Please watch this YouTube video here to see our interview -

For more information on flying drones in Saudi Arabia visit the GACA website - https://gaca.gov.sa/web/en-gb/page/home


The Journey home


After 9 days of flying drones at all these epic locations, it was time to pack up and head home. With 5 domestic flights in Saudi Arabia under my belt, I had no issues whatsoever with my equipment at the various airports other than Customs & Immigrations holding onto my drone upon arrival until the following day.

This all changed when attempting to leave Riyadh International Airport to head back to Jeddah and onto LAX.

Ready for a rant? Here we go.

After 3 other international guests on our trip checked into their flights and got through security without problem (and one with a drone), I personally had a very hard time getting my boarding pass with Saudi Airlines. For some strange reason, my passport wasn’t on record even after flying 4 other domestic flights with the airline.

After finally being able to check-in, boarding had already started by the time I arrived at security. With 40 minutes to the scheduled take-off, I was concerned I was going to miss my flight and wonder if my bags would make it on the plane.

I proceed to security as I’d done before at this same airport with the exact same carry-on equipment and lipo batteries.


So what happens next? Security flags the bag with the Mavic 2, batteries. Now hear me out. This kind of flag typically happens at security in airports around the world. Security usually gives them a check, maybe a swab for explosives then moves me along my merry way.

At this point, I’m alone and don’t speak the Arabic language. The security guard surveying my equipment gets the head of security who proceeds to tell me that all my batteries and hard drives must go in the trash or get checked in as cargo under the plane. This is where it all gets very interesting (read: extremely frustrating). As drone pilots, we’re all very aware that these lipo batteries must be carried onto the plane, so for him to send me out to check this bag was very irresponsible of him and shows his lack of knowledge on battery safety. After arguing for quite some time and desperately trying to explain that these are carry-on items, I contacted our Gateway KSA Guide who was luckily still in the airport. She met me at the airline check-in counter where I proceeded to check a bag that shouldn’t have been checked under the plane with all my batteries and hard drives. Keep in mind that the boarding door was closing in 15 minutes…and I was back at the check-in counter.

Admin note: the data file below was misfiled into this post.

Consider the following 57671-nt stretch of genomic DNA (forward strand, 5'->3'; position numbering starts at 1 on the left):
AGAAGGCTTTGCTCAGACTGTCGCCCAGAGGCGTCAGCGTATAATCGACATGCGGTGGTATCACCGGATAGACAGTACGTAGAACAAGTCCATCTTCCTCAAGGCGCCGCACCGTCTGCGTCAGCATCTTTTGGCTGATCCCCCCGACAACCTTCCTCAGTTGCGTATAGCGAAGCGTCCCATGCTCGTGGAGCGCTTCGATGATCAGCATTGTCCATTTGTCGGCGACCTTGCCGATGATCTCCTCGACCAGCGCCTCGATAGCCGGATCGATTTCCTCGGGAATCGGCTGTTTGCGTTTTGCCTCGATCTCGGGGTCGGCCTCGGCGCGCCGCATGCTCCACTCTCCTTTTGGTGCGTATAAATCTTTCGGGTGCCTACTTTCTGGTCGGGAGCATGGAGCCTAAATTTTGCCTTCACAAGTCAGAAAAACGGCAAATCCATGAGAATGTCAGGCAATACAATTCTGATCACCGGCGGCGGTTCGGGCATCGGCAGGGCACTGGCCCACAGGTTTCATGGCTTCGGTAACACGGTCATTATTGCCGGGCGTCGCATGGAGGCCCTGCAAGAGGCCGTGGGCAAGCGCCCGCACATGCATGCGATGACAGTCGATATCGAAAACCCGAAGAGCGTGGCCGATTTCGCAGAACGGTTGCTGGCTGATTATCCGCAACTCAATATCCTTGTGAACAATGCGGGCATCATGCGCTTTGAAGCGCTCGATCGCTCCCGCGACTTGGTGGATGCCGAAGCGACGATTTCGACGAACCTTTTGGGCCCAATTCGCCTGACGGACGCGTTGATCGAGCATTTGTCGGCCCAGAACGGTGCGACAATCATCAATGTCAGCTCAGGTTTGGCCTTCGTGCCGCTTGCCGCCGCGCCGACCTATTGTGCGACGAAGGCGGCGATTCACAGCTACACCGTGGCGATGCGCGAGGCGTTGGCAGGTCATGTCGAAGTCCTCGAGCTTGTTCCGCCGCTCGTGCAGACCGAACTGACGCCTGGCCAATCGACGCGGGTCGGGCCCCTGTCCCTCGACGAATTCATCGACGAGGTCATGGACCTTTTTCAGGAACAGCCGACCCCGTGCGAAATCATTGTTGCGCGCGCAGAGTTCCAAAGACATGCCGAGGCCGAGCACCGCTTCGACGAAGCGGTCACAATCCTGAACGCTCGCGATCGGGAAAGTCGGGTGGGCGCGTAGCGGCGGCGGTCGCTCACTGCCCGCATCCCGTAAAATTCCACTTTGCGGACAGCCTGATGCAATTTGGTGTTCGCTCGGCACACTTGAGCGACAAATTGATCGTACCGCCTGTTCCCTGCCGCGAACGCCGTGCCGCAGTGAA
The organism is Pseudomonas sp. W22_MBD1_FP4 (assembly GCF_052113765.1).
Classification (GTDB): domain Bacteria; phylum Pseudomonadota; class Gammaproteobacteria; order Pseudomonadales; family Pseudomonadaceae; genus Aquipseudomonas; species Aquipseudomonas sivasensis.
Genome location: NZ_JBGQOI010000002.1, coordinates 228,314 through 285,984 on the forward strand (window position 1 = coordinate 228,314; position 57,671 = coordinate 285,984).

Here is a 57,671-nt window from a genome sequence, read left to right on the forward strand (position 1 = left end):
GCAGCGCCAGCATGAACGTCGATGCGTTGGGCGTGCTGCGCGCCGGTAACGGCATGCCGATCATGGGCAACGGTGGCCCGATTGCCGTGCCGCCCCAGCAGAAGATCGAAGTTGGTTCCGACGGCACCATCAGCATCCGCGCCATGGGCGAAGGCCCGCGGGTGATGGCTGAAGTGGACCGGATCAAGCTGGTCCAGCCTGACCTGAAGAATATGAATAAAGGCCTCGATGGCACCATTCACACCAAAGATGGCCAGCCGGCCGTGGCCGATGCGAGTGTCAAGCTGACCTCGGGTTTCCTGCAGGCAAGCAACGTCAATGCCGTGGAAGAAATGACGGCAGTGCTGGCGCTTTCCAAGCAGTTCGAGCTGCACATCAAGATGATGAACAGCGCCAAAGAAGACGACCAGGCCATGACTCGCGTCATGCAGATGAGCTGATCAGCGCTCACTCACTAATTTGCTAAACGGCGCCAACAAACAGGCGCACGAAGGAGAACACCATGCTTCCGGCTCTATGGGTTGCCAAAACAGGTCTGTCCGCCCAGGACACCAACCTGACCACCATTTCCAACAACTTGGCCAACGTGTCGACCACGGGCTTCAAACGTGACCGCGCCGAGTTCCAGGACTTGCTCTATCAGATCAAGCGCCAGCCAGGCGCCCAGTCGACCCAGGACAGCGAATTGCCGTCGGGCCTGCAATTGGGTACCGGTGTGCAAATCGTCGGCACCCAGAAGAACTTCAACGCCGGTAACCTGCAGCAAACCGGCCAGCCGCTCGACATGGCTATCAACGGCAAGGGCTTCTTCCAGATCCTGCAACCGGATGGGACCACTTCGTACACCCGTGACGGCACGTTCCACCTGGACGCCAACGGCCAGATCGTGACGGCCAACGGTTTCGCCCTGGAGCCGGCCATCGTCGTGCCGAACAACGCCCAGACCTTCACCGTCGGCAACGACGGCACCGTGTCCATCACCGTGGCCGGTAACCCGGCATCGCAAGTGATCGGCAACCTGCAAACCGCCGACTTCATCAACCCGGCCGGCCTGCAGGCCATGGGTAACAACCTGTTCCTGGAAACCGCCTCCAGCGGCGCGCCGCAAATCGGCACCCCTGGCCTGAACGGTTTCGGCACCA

I’m now thinking that it’ll be a miracle if the bag makes the flight. I then proceed back up the escalator to the dreaded security checkpoint and go for another line in hopes to not get hassled by the same security guard yet again. At this point I’m left with my two cameras, my lenses and a very small tripod…crossing my fingers I pass with flying colors. Just as I start to rejoice in getting through security and smell the fragrances of duty-free and spot sweet, sweet freedom… I get stopped by the general head of security AGAIN.

He seems to yell at the lower ranked security officer who let me and my poor tripod through. He starts telling me that my tripod can’t pass now and has to be checked only after telling me to check the other bag 15 minutes earlier. Poor communication much? I was lucky to have the Gateway KSA Guide still outside the security checkpoint making sure I got through this time. At this point, I’m starting to lose my cool at the stupidity and ignorance of this whole process. I look at the tripod, say my goodbyes and give it to our Guide through the metal detector.

As the security guards are arguing with the Gateway KSA Guide, I slowly walk away and fade into the fragrance section. In a sprint, my feet take me all the way to the gate where I hear the final boarding. I barely make the flight and spend the next two hours at 30,000 ft wondering if my valuables were underneath the plane or not.

As nightmarish as this airport checkpoint was, I can say my bags and I made it back to the U.S safely and in one piece.

When I think about the future of KSA, I can’t help but feel that when the country does open up to tourism, they will need to educate their immigration and security officers at airports on what passengers can carry-on. As a photographer and cinematographer and invited guest in the country, it was very disappointing to end the trip on this note. As media, we should’ve had government papers or a government official helping us through the airport with all our sensitive equipment. Hopefully this is something they can improve on.


In saying all the above, my time in Saudi Arabia was one to remember, and I want to thank Gateway KSA for the invitation. I truly feel I have unfinished business in this country and would love to head back again to explore and do more filming in the many untouched locations that make up KSA. The people were so welcoming and accommodating to us at every stop along the way. I know that tourism will help this country and its progression on the home front and on the world stage.